Second, his approach to leadership was one of modeling and inspiring through tough love. When an employee makes a misstep, Professor O’Brien would say “Put your arm around them, softly tell them it’s OK, then kick ‘em in the shins.” While comical, it’s a reminder that mistakes will be made, but there should be an expectation that they should not repeat themselves.
In closing, it ought to be noted that Professor O’Brien held the Sport Management Student Union (SMTSU) in high regard, closely following our activities with leadership and faculty advisors. He repeatedly praised the work of the organization in supplementing coursework by bringing students together and connecting them to the industry as a whole.

The loss of Professor O’Brien is a massive one, yet we must take solace in realizing his legacy lives on in the colleagues and students he touched on his journey through life.”
-Kevin Giordano

“One of my favorite moments from having Dave O'Brien in class was his story about Long Beach State Football. We have heard so many stories from him from all of his past jobs but Every time we discussed Long beach state he was sure to remind us that he single-handedly was responsible for creating the careers of Terrell Davis and mike McCoy. The tough decision he made to eliminate the football program sent them on to other universities and helping them make it to the NFL. Could he be joking or is he serious? Either way it is funny every time I think of it because he told every story with such passion, excitement, and decades worth of knowledge. He will truly be missed by us all.”
-Ryan Cuttler

“Professor O’Brien went above and beyond his job description as a professor. Through his lectures, through his anecdotes he engaged, challenged, and stimulated his students. In doing so, he managed to instill virtues of fairness, patience, and humility.”
-Matt Puzio

“I had the pleasure of taking four of Professor Dave O’Brien’s courses during my time at Drexel. Many upperclassmen warned us about what an O’Brien class entailed: long readings, long papers and long written exams that left your hand aching for hours. And wouldn’t you know it; they were right! But the thing about taking those courses is that from all the work we put in, he made sure we got even more out of them. He promoted critical thinking in and out of the classroom, and was always able to get the best out of his students. I will always appreciate how he was able to build up the Sport Management program, as well as everything he did in the scope of collegiate athletics during his career. Thank you, Professor O’Brien.”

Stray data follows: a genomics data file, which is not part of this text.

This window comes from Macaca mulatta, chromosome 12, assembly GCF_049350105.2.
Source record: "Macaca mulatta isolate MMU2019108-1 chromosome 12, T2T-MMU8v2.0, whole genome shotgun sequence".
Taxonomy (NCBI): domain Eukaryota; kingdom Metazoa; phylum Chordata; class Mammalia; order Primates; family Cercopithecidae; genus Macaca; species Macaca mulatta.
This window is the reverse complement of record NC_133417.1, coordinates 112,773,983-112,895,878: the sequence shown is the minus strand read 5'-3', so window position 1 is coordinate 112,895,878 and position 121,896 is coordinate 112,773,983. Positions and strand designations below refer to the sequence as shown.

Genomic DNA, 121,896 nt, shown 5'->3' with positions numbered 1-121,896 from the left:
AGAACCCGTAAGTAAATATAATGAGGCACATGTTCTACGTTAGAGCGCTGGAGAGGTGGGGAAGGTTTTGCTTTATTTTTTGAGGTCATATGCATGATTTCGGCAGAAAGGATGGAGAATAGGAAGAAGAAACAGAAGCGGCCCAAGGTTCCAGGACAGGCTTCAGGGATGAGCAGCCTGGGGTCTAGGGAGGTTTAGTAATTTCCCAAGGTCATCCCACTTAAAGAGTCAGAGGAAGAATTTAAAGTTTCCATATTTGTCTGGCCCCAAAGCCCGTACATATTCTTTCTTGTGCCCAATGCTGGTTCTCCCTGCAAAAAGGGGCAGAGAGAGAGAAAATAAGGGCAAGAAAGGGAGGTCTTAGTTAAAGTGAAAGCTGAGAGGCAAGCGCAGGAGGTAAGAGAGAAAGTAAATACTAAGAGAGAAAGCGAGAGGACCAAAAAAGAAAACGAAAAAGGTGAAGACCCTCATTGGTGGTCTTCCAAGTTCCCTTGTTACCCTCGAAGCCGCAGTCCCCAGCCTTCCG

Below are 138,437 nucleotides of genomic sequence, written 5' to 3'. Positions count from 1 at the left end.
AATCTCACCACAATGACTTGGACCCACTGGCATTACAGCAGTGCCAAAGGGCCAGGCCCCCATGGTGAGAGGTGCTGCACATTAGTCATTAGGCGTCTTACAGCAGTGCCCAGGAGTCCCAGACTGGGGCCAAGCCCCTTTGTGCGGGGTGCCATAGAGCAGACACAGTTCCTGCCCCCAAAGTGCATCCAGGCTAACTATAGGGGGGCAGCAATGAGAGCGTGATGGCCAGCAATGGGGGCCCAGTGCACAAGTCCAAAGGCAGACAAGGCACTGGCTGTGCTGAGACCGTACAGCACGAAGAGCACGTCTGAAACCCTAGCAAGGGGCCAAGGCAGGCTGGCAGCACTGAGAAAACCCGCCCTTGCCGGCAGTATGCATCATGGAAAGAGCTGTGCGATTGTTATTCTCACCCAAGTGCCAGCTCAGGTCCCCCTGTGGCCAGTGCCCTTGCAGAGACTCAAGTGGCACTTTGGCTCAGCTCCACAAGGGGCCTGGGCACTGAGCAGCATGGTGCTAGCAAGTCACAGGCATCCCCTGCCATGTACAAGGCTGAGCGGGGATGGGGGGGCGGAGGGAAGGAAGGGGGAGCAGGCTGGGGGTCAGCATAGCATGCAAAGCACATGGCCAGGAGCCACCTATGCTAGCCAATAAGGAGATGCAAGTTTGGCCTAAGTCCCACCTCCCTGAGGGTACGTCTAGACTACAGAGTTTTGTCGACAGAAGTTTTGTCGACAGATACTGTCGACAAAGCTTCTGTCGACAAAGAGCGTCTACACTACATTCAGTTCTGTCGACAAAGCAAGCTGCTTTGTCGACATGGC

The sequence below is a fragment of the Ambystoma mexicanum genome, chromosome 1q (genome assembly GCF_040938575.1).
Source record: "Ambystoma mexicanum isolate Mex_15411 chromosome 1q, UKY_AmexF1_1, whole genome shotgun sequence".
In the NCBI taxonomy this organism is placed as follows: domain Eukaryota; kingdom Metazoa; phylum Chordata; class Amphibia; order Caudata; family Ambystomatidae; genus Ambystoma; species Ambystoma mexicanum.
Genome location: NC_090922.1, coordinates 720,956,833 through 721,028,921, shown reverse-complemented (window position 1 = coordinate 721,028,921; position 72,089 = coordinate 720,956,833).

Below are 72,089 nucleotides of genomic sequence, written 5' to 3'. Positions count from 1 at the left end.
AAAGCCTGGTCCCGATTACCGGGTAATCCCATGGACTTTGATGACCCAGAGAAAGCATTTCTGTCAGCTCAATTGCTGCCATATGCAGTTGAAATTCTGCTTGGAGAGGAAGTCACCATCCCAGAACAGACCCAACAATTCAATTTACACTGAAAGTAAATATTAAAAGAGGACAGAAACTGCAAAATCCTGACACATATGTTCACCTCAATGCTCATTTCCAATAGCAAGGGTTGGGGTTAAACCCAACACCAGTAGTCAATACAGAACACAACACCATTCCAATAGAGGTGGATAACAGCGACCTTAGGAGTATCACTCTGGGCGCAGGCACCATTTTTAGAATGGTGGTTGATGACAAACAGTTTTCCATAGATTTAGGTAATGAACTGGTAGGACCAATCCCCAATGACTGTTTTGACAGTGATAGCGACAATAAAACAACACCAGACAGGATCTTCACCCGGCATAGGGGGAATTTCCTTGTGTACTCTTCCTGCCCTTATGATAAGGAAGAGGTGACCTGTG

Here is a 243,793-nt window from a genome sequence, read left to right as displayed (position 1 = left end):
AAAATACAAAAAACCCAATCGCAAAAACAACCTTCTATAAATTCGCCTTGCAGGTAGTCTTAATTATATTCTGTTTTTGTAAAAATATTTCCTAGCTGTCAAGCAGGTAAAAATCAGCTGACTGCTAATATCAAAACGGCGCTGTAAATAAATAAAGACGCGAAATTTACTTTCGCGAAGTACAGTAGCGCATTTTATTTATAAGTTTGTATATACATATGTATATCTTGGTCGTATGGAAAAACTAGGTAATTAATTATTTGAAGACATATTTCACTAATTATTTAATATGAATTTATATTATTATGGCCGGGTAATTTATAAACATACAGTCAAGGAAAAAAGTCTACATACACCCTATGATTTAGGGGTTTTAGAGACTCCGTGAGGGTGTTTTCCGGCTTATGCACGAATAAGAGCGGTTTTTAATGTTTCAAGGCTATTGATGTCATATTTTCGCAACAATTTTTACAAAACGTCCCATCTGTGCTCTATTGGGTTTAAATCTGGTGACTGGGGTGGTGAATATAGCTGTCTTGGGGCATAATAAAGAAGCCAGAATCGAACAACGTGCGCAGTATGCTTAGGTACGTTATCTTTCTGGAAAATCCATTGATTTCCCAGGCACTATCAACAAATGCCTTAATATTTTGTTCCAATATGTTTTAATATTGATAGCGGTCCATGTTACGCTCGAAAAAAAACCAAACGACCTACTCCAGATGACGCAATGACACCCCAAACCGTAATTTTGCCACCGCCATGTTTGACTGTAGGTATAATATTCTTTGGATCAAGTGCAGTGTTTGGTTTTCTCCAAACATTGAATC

-Bryan Fyalkowski

“Professor O’Brien was one of my favorite professors. Professor O’Brien was more than just a professor, however, he was a friend. After almost every class, he would ask me how I was doing and how my internship was going. On other days we would just talk about any current sport topic that was in the media and he would share his opinion on the topic with me. I will never forget the conversations I had with Professor O’Brien and the wisdom he shared with me. I came into college knowing that I wanted to be a sports agent in the future and taking his class definitely confirmed this for me. Other than being a good teacher and a good friend, Professor O’Brien was just a bright light of a human being. In closing, professor O’Brien has taught me life lessons that I will never forget. He stressed never bunting and always swinging for the fences. Thank you, Professor O’Brien for everything. You will be missed by us all!”
-Lindrit Shkodra

It is easy to see the impact he had on every one and everything he touched. He was the heart of the Drexel Sport Management program and the friend and professor of Drexel Students who took his classes. We will all miss you Dave.

I'd like to end with a quote from one of his sons at the burial this past saturday, "being a sports guy let me describe my dad by using stats. He would want me to mention that during the 6.5 years he fought cancer, he had 6 wedding anniversaries with the love of his life, watched 2 of his sons graduate college and one from law school, saw 2 sons get married and won 4 golf tournaments. Those are the stats he would prefer. Shows how competitive he was but also how much of a family man he was." 


Lindrit Shkodra is originally from Diber, Macedonia but lives in Maple Shade, NJ. He is a sophomore in the Sports Management program and is currently the Treasurer of the Drexel Sport Management Student Union. He currently works for KCB Sports Marketing. In the past, he has work experience with Ron Jaworski's Celebrity Golf Challenge and Ridgewells Catering at the 2013 U.S. Open.  Follow Lindrit on Twitter @LindritShkodra.

Connect with Lindrit Shkodra on LinkedIn